Bin Laden et al could thus "take their most secret and dangerous operations to earth," hidden beneath the veil of geology.

(Elsewhere: Bryan Finoki takes a tour of borders, tunnels, and other Orwellian wormholes; see also BLDGBLOG's look at Terrestrial weaponization).

Comments are moderated.

If it's not spam, it will appear here shortly!


Blogger Geoff Manaugh said...

Quoting the second NYTimes article at great length:

"With the United States' advanced detection devices and high-technology munitions, the network of Afghan caves and tunnels is neither as befuddling nor as impregnable as it was to the Soviets. The Pentagon says American warplanes have been bombing carefully selected caves and tunnels for weeks now, directing 500-pound bombs at their mouths to block the entrances and larger munitions to hit suspected weapons dumps and other strategic sites.

Mr. Rumsfeld said last month that some strikes had produced 'enormous secondary explosions,' sometimes continuing for hours after American jets first attacked.

But the system remains devilishly complex and easy to hide within. As even the Pentagon admits, the most heavily fortified parts, where Mr. bin Laden may be concealed, could well be invulnerable to the most powerful conventional bombs known.

Were Mr. bin Laden not a particular sort, he would have a bewildering maze of hiding places from which to choose. Afghanistan's mountains are pocked with thousands of natural caves. The mountains and plains alike are also latticed with karezi, an ancient system of irrigation tunnels, some dipping as much as 100 feet below the surface.

The karezi were designed to collect water seeping from beneath stream beds and aquifers, but for centuries -- at least since the days of Atilla the Hun, and some say since the invasion of Alexander the Great -- Afghans have used them to hide from enemies and to conceal troops for rear-guard ambushes after an invading army has passed.

Russian experts say many have back entrances and ventilation shafts through which Taliban forces might escape. The Soviet army extensively mapped the karezi during the 1980's war, using aerial photography and the help of local villagers, and the Russian defense ministry is said to have passed the maps on to the United States.

If Taliban forces are likely to use karezi for guerrilla warfare, Mr. bin Laden seems unlikely to seek refuge in tunnels rife, by many accounts, with scorpions and cobras. Nor can natural caves offer refuge for long.

That leaves two options: bases like Wolf's Hole (there are said to be a dozen or more), or heavily fortified mountain bunkers built to withstand everything short a nuclear attack.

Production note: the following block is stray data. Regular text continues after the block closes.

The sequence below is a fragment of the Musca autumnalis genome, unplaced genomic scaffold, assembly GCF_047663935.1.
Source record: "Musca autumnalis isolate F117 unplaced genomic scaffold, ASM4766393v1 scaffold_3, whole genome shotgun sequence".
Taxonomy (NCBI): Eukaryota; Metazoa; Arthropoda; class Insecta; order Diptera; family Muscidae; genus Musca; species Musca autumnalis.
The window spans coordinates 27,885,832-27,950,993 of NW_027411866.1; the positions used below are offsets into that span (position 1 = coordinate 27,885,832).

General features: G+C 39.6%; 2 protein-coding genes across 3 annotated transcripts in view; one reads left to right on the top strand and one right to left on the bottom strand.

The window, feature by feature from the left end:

One expert says Mr. bin Laden has built at least two such facilities, near Jalalabad and Kandahar, 'and there could be more.'

'They're multi-level, dogleg tunnels. They have air vents and escape hatches out the back,' said John F. Shroder Jr., a geologist and geographer at the Universitry of Nebraska at Omaha who prepared the national atlas of Afghanistan in 1970. Mr. Shroder said he was in the region in the 1980's and is familiar with many of its karezi and caves.

Some military experts think such fortresses can be taken only by ground assaults -- and that even then, anyone hiding in them may manage to escape through a hidden exit. 'You might live to fight another day and leave a lot of dead people behind you,' Mr. Shroder said.

Bases like Zhawar and Tora Bora lack the steel doors and other security amenities of bunkers, but they are formidable in their own right. Many were built in the 1980's, when millions of dollars of American aid flowed to Afghan rebel forces fighting the Soviet invasion, and have since been taken over by Al Qaeda.

Tora Bora, where Mr. bin Laden is suspected of hiding, began life as a C.I.A.-financed base for Afghan rebels. Mr. bin Laden took up residence there when he was forced to leave Sudan in the late 1990's.

Zhawar, the biggest of them all, was pummeled by dozens of cruise missiles in 1998 after terrorists linked to Mr. bin Laden killed hundreds of people in bombings of American embassies in Africa. But it was originally built in the mid-1980's as a depot and military base for American-financed supplies streaming to rebels across the Pakistan border two miles away. The rebel who supervised its construction, Maulvi Jalaluddin Haqqani, is now head of the Taliban's armed forces.